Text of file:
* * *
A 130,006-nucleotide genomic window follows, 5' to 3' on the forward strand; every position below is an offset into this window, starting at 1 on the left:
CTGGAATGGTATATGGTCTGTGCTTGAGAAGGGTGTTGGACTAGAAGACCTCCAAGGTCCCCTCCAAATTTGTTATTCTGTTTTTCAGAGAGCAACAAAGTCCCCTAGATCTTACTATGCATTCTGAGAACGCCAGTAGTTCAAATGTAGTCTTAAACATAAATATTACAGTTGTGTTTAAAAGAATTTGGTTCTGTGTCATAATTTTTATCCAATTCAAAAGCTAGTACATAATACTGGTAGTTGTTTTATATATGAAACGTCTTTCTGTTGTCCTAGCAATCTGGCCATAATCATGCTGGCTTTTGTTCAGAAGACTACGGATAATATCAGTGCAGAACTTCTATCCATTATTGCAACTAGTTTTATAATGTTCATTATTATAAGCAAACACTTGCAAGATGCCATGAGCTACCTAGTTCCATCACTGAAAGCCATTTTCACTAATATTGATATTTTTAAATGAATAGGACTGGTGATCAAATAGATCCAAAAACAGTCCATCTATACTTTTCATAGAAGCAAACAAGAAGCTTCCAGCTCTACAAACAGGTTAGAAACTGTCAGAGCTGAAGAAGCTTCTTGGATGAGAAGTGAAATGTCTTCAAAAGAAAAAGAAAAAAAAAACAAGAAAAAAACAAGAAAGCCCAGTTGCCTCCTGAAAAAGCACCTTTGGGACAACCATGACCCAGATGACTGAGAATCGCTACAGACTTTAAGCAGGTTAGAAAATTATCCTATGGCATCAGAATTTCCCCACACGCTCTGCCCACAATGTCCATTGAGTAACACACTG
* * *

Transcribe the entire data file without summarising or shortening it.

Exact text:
A 130,006-nucleotide genomic window follows, 5' to 3' on the forward strand; every position below is an offset into this window, starting at 1 on the left:
CTGGAATGGTATATGGTCTGTGCTTGAGAAGGGTGTTGGACTAGAAGACCTCCAAGGTCCCCTCCAAATTTGTTATTCTGTTTTTCAGAGAGCAACAAAGTCCCCTAGATCTTACTATGCATTCTGAGAACGCCAGTAGTTCAAATGTAGTCTTAAACATAAATATTACAGTTGTGTTTAAAAGAATTTGGTTCTGTGTCATAATTTTTATCCAATTCAAAAGCTAGTACATAATACTGGTAGTTGTTTTATATATGAAACGTCTTTCTGTTGTCCTAGCAATCTGGCCATAATCATGCTGGCTTTTGTTCAGAAGACTACGGATAATATCAGTGCAGAACTTCTATCCATTATTGCAACTAGTTTTATAATGTTCATTATTATAAGCAAACACTTGCAAGATGCCATGAGCTACCTAGTTCCATCACTGAAAGCCATTTTCACTAATATTGATATTTTTAAATGAATAGGACTGGTGATCAAATAGATCCAAAAACAGTCCATCTATACTTTTCATAGAAGCAAACAAGAAGCTTCCAGCTCTACAAACAGGTTAGAAACTGTCAGAGCTGAAGAAGCTTCTTGGATGAGAAGTGAAATGTCTTCAAAAGAAAAAGAAAAAAAAAACAAGAAAAAAACAAGAAAGCCCAGTTGCCTCCTGAAAAAGCACCTTTGGGACAACCATGACCCAGATGACTGAGAATCGCTACAGACTTTAAGCAGGTTAGAAAATTATCCTATGGCATCAGAATTTCCCCACACGCTCTGCCCACAATGTCCATTGAGTAACACACTG